When John was a children’s pastor in Washington, DC, years ago, I became a K-3 teacher. And while I love working with kids, I already knew from past experience I am not called to work with toddlers. But it was a new experience, and I did the best I could, although I had almost no training in working with that age group. I really struggled the first six weeks, feeling like a complete failure as a teacher, until I found out I had six known troublemakers in my class of 18! Spanking was not an option. There was one little boy that particularly tried my patience during that time. His name was Alfred. During nap time, he would lie down on his mat and take off his shoes and socks. No matter what I did, he would not settle down and take a nap. Finally, we were called into my supervisor’s office to meet with his mom.
I will never forget that meeting with Alfred and his mom and Mrs. Snowden. As we chatted, Alfred proceeded to take off his shoes and socks, just like he did in class during nap time. Then he took his shoelaces out of his shoes. And all the while, his mom was saying, “No, Alfred.” “Don’t do that, Alfred.” “NO! I said no!” And no matter what she said, she might have well as been talking to the wall, for all the good it did to change Alfred’s behavior. He continued to find things to do to amuse himself while the adults were talking. He didn’t listen to a thing his mother said, and suddenly I felt a whole lot better about what was happening in my class. Mrs. Snowden and I exchanged glances as it became obvious to both of us that Alfred’s problems had nothing to do with me, and everything to do with the fact that if he did not obey his mother, he was certainly not going to obey me! Alfred was a busy little three year old, full of energy, and he was not going to take a nap unless he wanted to or was forced to. He was transferred to another class with a more experienced teacher, who I am told did spank the children if they disobeyed. I never heard any more about Alfred.
During the quarantine, we are in an enforced period of rest, and just like little Alfred, we are none too happy about it. I may have to stay home, but I don’t have to like it. And so we shake our fists at God and complain about all that is going on.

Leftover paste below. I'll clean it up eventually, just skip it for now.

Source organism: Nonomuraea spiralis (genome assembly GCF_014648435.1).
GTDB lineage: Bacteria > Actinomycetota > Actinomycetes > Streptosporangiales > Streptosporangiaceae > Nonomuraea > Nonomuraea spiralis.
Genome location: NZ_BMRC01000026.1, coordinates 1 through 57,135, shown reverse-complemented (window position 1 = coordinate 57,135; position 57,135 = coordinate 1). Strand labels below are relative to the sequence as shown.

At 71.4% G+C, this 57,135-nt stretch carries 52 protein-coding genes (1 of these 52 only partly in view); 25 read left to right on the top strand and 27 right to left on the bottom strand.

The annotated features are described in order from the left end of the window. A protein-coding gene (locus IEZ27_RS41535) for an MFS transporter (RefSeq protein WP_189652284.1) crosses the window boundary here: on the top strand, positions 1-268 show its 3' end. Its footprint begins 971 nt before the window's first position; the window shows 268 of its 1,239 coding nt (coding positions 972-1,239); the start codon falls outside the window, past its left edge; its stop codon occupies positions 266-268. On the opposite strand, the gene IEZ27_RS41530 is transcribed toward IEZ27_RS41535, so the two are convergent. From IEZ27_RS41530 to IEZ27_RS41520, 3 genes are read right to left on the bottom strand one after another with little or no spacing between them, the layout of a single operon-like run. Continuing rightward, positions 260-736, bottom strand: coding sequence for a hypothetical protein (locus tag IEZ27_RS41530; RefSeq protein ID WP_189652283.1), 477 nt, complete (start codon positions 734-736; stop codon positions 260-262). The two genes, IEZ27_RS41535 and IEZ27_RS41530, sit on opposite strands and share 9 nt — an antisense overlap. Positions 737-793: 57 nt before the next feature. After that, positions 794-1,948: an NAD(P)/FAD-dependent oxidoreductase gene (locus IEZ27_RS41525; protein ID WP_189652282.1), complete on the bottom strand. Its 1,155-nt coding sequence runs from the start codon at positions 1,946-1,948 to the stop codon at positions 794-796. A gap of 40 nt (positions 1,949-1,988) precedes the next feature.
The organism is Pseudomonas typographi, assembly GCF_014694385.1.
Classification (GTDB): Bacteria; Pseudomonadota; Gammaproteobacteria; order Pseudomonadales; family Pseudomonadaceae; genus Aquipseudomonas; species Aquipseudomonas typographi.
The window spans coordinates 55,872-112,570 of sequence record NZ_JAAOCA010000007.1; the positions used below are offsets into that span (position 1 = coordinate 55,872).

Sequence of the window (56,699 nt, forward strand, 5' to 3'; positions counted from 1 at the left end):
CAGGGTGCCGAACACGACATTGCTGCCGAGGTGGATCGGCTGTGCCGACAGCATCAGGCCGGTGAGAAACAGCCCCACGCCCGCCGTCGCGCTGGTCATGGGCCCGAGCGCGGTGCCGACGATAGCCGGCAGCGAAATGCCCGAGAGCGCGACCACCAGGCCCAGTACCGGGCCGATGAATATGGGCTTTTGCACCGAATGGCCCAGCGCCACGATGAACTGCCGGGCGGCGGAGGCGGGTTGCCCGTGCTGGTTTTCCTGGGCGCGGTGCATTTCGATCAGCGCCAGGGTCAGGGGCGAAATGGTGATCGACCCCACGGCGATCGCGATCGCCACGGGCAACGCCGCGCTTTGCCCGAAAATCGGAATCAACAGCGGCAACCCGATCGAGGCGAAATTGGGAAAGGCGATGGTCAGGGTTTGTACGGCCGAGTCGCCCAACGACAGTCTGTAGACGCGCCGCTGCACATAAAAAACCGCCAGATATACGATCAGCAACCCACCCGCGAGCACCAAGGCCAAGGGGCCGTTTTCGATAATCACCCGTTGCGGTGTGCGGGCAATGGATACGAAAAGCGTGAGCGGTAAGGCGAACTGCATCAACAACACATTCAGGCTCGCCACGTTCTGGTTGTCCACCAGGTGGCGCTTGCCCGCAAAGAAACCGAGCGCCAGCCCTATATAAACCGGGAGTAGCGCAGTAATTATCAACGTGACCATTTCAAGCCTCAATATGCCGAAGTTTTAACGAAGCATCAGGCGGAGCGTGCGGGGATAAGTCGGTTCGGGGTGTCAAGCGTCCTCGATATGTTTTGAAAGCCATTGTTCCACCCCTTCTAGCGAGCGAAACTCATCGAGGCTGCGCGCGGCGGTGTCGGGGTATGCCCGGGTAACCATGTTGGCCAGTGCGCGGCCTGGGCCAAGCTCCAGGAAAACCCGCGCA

But what is God saying to us during this time? I believe He is encouraging us to rest. Ps. 37:7 says we are to “rest in the Lord and wait patiently for Him.” Don’t worry about what other people are doing or what we can or can’t do. Let’s take this time of separation to sit in His Presence and listen. What is God saying to us? What is He leading us to do in this downtime? Maybe there is something God has put on your heart to do that you have been balking at or saying no to. Maybe God is showing you during this time that you need to move forward with that thing.
Instead of being angry and frustrated at your inactivity, use this time to get into God’s Presence and rest in Him. He has a plan for our lives, and He has a purpose for this time of rest, if we will just get still long enough to hear from Him. Listen for that Still, Small Voice, and then REST in what He is speaking to you. Rest in the Lord and wait patiently for Him. Do not fret...If we will accept this rest period, I believe God has something important to say to us. We just have to get still enough to hear Him.
"More of Him...less of me."
|Hon. Dr. in Acts-celeratology
5/8/20 9:30 pm